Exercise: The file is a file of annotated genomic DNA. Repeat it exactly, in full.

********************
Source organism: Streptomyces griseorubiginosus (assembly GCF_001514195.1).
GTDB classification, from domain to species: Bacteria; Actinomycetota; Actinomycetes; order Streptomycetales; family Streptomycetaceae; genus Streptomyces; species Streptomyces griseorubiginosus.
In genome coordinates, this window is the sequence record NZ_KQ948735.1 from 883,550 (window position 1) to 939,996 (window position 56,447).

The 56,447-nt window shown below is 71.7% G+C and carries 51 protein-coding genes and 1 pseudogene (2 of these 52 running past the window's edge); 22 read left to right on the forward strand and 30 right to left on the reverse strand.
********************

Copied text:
Source organism: Streptomyces griseorubiginosus (assembly GCF_001514195.1).
GTDB classification, from domain to species: Bacteria; Actinomycetota; Actinomycetes; order Streptomycetales; family Streptomycetaceae; genus Streptomyces; species Streptomyces griseorubiginosus.
In genome coordinates, this window is the sequence record NZ_KQ948735.1 from 883,550 (window position 1) to 939,996 (window position 56,447).

The 56,447-nt window shown below is 71.7% G+C and carries 51 protein-coding genes and 1 pseudogene (2 of these 52 running past the window's edge); 22 read left to right on the forward strand and 30 right to left on the reverse strand.